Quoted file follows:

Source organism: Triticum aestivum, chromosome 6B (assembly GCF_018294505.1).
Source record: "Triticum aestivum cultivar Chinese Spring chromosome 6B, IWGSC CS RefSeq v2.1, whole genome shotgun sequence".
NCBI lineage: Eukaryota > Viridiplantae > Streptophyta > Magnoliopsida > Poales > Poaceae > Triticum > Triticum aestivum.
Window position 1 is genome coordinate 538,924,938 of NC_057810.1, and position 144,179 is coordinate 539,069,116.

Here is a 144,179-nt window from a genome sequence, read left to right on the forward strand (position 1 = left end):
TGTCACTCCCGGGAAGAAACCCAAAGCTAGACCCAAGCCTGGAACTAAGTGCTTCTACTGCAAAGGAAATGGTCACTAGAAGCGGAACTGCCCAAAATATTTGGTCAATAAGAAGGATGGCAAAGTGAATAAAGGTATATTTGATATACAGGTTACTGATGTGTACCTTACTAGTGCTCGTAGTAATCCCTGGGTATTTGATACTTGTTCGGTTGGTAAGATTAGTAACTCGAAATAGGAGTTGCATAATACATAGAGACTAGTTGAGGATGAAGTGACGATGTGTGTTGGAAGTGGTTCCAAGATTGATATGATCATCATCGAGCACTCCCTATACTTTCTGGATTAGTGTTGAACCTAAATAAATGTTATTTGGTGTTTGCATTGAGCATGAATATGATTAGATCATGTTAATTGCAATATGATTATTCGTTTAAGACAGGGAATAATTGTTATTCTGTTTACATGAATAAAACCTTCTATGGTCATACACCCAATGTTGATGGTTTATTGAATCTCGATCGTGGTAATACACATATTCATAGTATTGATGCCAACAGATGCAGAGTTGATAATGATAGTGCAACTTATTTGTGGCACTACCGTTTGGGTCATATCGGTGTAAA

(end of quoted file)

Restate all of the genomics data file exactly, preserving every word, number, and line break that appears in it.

Source organism: Triticum aestivum, chromosome 6B (assembly GCF_018294505.1).
Source record: "Triticum aestivum cultivar Chinese Spring chromosome 6B, IWGSC CS RefSeq v2.1, whole genome shotgun sequence".
NCBI lineage: Eukaryota > Viridiplantae > Streptophyta > Magnoliopsida > Poales > Poaceae > Triticum > Triticum aestivum.
Window position 1 is genome coordinate 538,924,938 of NC_057810.1, and position 144,179 is coordinate 539,069,116.

Here is a 144,179-nt window from a genome sequence, read left to right on the forward strand (position 1 = left end):
TGTCACTCCCGGGAAGAAACCCAAAGCTAGACCCAAGCCTGGAACTAAGTGCTTCTACTGCAAAGGAAATGGTCACTAGAAGCGGAACTGCCCAAAATATTTGGTCAATAAGAAGGATGGCAAAGTGAATAAAGGTATATTTGATATACAGGTTACTGATGTGTACCTTACTAGTGCTCGTAGTAATCCCTGGGTATTTGATACTTGTTCGGTTGGTAAGATTAGTAACTCGAAATAGGAGTTGCATAATACATAGAGACTAGTTGAGGATGAAGTGACGATGTGTGTTGGAAGTGGTTCCAAGATTGATATGATCATCATCGAGCACTCCCTATACTTTCTGGATTAGTGTTGAACCTAAATAAATGTTATTTGGTGTTTGCATTGAGCATGAATATGATTAGATCATGTTAATTGCAATATGATTATTCGTTTAAGACAGGGAATAATTGTTATTCTGTTTACATGAATAAAACCTTCTATGGTCATACACCCAATGTTGATGGTTTATTGAATCTCGATCGTGGTAATACACATATTCATAGTATTGATGCCAACAGATGCAGAGTTGATAATGATAGTGCAACTTATTTGTGGCACTACCGTTTGGGTCATATCGGTGTAAA